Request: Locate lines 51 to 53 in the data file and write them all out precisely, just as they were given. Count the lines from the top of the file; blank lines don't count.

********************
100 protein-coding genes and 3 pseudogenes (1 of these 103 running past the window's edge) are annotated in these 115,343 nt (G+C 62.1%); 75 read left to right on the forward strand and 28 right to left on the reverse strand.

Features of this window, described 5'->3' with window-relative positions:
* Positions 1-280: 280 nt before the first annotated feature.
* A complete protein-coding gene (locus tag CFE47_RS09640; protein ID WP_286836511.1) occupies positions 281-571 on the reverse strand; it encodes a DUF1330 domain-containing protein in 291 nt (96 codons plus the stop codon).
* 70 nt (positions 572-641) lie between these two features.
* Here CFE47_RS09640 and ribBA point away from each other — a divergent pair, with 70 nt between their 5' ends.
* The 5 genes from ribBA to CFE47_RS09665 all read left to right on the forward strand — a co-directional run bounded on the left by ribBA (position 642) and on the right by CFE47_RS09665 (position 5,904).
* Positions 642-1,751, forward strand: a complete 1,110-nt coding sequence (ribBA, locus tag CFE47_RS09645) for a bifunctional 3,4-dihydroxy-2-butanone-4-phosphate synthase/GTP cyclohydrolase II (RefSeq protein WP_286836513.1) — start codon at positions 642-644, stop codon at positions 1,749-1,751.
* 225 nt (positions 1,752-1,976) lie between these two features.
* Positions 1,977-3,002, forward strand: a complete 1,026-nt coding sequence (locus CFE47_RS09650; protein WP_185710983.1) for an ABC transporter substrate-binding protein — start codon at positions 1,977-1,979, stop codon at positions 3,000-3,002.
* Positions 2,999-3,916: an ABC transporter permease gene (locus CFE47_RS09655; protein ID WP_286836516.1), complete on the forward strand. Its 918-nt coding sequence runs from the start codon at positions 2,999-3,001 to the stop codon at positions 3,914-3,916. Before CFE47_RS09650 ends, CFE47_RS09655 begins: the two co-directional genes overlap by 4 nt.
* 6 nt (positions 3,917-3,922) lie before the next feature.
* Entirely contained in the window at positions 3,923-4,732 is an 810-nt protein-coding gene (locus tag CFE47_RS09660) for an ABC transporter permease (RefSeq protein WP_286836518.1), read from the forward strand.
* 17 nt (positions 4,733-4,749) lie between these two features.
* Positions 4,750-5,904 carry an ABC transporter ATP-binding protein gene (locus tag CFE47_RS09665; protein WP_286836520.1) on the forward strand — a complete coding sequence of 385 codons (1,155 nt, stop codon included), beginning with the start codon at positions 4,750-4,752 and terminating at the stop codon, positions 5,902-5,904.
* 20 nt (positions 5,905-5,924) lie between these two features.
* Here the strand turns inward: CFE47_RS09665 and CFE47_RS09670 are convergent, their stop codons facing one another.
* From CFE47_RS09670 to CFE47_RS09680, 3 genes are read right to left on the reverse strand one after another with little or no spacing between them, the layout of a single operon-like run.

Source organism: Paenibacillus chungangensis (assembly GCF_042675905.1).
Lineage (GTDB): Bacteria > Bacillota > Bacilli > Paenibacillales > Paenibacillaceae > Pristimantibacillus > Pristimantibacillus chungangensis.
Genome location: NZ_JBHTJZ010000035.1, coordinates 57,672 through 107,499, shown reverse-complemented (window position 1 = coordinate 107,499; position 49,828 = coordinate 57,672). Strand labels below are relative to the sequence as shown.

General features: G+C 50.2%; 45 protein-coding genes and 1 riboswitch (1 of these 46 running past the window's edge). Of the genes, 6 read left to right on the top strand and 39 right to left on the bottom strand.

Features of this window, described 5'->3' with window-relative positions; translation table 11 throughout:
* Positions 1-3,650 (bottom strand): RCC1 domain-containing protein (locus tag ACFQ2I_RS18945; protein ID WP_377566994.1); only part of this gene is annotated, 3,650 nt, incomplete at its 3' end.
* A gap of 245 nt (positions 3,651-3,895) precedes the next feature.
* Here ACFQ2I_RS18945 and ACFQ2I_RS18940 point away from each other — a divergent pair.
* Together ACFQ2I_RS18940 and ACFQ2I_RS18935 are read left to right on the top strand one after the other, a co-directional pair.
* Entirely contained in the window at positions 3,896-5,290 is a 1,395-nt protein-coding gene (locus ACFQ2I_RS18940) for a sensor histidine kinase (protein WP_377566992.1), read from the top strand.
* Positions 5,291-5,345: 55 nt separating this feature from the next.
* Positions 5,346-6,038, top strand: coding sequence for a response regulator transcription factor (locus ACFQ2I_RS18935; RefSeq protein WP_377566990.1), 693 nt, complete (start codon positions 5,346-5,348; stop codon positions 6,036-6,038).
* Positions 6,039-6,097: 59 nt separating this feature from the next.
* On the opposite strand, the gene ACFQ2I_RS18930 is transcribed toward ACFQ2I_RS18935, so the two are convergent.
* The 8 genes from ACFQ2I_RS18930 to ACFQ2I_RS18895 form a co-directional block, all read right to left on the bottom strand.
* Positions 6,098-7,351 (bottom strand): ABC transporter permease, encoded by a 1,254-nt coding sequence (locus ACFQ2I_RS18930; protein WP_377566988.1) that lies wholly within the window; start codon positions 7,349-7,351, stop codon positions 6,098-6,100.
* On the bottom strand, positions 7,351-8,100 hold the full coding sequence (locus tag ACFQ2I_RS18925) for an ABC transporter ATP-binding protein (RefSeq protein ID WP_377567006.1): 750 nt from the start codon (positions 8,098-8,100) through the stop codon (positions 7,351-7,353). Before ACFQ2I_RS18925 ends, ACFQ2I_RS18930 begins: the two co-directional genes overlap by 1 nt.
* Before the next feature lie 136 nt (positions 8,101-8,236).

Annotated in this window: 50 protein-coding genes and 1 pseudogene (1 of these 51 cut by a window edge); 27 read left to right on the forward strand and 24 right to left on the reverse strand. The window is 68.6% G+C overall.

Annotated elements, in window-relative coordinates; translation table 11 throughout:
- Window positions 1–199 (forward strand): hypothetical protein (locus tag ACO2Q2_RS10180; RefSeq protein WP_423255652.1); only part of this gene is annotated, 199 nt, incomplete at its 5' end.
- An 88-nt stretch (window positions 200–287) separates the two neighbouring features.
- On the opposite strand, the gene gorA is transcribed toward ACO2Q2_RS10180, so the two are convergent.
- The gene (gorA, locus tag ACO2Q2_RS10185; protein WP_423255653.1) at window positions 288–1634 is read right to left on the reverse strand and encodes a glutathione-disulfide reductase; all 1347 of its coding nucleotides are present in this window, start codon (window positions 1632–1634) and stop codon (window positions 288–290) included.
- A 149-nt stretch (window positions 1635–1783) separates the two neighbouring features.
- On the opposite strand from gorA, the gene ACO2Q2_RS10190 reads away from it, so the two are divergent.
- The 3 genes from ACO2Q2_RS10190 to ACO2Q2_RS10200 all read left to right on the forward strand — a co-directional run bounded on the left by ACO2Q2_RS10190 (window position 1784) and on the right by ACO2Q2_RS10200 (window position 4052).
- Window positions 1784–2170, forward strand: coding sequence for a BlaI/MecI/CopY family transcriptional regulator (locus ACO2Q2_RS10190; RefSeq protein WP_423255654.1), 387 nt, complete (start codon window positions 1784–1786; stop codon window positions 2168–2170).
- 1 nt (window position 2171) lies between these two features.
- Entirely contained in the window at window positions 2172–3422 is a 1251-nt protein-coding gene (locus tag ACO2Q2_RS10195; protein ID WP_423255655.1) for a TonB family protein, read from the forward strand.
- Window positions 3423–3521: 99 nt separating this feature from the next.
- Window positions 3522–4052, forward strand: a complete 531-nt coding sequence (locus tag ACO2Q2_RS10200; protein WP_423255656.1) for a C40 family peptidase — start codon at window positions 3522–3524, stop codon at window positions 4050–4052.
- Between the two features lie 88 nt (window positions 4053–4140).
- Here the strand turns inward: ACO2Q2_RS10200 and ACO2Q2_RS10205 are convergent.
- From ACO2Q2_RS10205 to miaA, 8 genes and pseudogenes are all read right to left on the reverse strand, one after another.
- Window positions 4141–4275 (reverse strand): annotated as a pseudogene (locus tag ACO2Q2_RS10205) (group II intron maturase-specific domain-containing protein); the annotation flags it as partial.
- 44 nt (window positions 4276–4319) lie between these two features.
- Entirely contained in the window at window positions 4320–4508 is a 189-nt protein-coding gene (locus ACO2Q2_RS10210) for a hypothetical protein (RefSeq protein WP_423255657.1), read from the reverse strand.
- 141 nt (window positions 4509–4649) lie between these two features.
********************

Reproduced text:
- Between the two features lie 88 nt (window positions 4053–4140).
- Here the strand turns inward: ACO2Q2_RS10200 and ACO2Q2_RS10205 are convergent.
- From ACO2Q2_RS10205 to miaA, 8 genes and pseudogenes are all read right to left on the reverse strand, one after another.